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Density Triggers Maternal Hormones That Increase Adaptive Offspring Growth in a Wild Mammal

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Science  07 Jun 2013:
Vol. 340, Issue 6137, pp. 1215-1217
DOI: 10.1126/science.1235765

Thank Your Mother

Maternal effects and influence can sometimes prepare unborn offspring for some of the environmental conditions they may face. Dantzer et al. (p. 1215, published online 18 April) monitored a population of red squirrels and found that both natural and artificially induced increases in the number of conspecific calls increased the growth rate of pups because of increased glucocorticoid levels in the mother. The density stress experienced by mothers thus appears to stimulate them to produce pups that will grow faster and hopefully outcompete the many other pups expected to be produced in the dense population.

Abstract

In fluctuating environments, mothers may enhance the fitness of their offspring by adjusting offspring phenotypes to match the environment they will experience at independence. In free-ranging red squirrels, natural selection on offspring postnatal growth rates varies according to population density, with selection favoring faster-growing offspring under high-density conditions. We show that exposing mothers to high-density cues, accomplished via playbacks of territorial vocalizations, led to increased offspring growth rates in the absence of additional food resources. Experimental elevation of actual and perceived density induced higher maternal glucocorticoid levels, and females with naturally or experimentally increased glucocorticoids produced offspring that grew faster than controls. Therefore, social cues reflecting population density were sufficient to elicit increased offspring growth through an adaptive hormone-mediated maternal effect.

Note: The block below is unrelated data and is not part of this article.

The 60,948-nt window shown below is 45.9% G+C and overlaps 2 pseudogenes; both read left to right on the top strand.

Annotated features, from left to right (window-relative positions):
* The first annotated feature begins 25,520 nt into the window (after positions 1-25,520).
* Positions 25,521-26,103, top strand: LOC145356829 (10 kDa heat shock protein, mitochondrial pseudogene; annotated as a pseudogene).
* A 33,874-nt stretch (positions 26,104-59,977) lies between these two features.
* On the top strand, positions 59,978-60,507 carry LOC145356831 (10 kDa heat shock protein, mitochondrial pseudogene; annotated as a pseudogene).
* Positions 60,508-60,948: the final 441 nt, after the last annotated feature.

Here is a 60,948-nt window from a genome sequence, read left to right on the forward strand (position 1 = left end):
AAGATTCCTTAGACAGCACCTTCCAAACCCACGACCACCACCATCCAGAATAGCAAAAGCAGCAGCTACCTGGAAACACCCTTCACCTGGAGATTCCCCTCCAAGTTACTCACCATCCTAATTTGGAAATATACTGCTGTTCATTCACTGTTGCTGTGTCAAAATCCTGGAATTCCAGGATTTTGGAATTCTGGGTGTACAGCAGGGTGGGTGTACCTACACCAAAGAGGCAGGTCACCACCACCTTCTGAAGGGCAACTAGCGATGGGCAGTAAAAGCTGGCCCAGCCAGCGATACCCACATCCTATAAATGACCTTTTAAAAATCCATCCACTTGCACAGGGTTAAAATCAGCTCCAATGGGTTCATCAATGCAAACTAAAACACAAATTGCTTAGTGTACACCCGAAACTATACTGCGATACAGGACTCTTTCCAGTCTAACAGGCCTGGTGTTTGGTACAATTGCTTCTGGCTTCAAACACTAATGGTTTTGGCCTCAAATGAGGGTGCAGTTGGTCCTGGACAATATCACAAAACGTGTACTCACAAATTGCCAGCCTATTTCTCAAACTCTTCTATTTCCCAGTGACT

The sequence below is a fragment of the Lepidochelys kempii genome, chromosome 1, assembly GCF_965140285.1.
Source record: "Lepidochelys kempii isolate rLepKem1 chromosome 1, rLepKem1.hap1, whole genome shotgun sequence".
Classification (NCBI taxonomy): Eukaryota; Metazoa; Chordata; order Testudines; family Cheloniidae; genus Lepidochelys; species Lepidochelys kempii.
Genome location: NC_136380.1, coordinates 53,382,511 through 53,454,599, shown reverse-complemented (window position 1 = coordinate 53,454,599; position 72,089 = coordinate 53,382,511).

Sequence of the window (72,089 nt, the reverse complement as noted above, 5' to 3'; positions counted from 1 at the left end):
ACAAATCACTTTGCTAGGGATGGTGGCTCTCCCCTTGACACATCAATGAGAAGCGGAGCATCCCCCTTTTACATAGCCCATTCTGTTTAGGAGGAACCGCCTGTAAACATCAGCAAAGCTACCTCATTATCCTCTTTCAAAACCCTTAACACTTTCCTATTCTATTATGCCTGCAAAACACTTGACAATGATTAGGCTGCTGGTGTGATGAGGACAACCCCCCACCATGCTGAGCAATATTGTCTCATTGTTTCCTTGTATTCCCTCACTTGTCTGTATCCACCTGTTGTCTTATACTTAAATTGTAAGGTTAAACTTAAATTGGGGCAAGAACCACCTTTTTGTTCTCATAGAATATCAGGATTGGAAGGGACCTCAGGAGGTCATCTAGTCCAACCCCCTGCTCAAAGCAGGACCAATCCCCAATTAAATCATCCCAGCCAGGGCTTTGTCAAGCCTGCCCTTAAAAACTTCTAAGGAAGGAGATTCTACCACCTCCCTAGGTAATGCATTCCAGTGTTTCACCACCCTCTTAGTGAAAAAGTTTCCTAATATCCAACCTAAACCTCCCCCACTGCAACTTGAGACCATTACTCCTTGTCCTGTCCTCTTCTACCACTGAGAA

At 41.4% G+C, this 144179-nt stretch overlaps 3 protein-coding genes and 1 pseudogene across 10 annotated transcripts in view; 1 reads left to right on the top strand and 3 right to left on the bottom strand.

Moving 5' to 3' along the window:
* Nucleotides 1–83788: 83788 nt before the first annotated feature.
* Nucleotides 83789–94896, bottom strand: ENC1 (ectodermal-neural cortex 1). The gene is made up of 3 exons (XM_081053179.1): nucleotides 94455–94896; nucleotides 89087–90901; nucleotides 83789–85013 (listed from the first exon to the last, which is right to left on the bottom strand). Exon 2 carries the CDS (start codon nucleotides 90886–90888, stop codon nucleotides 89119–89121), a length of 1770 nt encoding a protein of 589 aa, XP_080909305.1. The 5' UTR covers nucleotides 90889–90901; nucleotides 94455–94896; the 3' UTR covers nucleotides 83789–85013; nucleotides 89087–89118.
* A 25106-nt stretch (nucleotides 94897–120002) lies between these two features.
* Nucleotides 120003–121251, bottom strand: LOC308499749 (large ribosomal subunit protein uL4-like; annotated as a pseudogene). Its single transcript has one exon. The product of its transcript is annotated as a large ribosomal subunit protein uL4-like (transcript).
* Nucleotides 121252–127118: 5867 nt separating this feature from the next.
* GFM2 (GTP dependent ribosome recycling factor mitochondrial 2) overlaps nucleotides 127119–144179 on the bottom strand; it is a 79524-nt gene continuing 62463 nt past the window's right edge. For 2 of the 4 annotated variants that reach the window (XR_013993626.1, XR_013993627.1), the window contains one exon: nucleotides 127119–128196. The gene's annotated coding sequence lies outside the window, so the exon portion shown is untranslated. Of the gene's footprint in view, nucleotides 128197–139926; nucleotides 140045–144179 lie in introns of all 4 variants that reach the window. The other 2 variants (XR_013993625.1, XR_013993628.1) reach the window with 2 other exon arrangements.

Fluctuations in food availability and the resultant changes in the population density of consumers are thought to be important ecological agents of natural selection in many animal populations (1, 2). Temporal variation in natural selection characterized by recurrent pulses in food or density can favor the evolution of adaptive phenotypic plasticity when there are reliable cues that predict the direction or the magnitude of these agents of selection (3, 4). Phenotypic plasticity is beneficial in such changing environments because it enables individuals to track fluctuating fitness optima (5, 6). Similarly, if the parental environment or phenotype provides reliable cues of the conditions that offspring will experience, parents may induce adaptive changes in offspring that increase both parental and offspring fitness [adaptive parental effects (7, 8)].